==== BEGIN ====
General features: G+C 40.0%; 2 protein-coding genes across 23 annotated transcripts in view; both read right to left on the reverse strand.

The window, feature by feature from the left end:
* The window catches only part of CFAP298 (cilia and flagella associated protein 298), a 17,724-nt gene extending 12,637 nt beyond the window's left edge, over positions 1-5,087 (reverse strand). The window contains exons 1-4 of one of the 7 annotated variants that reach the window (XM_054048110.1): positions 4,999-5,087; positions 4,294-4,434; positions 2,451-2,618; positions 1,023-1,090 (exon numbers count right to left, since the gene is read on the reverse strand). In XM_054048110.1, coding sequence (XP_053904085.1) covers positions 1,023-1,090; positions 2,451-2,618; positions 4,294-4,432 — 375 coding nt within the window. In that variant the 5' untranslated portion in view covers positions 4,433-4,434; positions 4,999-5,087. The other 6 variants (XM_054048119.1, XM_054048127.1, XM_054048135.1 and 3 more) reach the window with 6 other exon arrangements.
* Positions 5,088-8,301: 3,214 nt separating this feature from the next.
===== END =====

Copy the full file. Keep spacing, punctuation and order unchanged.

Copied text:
General features: G+C 40.0%; 2 protein-coding genes across 23 annotated transcripts in view; both read right to left on the reverse strand.

The window, feature by feature from the left end:
* The window catches only part of CFAP298 (cilia and flagella associated protein 298), a 17,724-nt gene extending 12,637 nt beyond the window's left edge, over positions 1-5,087 (reverse strand). The window contains exons 1-4 of one of the 7 annotated variants that reach the window (XM_054048110.1): positions 4,999-5,087; positions 4,294-4,434; positions 2,451-2,618; positions 1,023-1,090 (exon numbers count right to left, since the gene is read on the reverse strand). In XM_054048110.1, coding sequence (XP_053904085.1) covers positions 1,023-1,090; positions 2,451-2,618; positions 4,294-4,432 — 375 coding nt within the window. In that variant the 5' untranslated portion in view covers positions 4,433-4,434; positions 4,999-5,087. The other 6 variants (XM_054048119.1, XM_054048127.1, XM_054048135.1 and 3 more) reach the window with 6 other exon arrangements.
* Positions 5,088-8,301: 3,214 nt separating this feature from the next.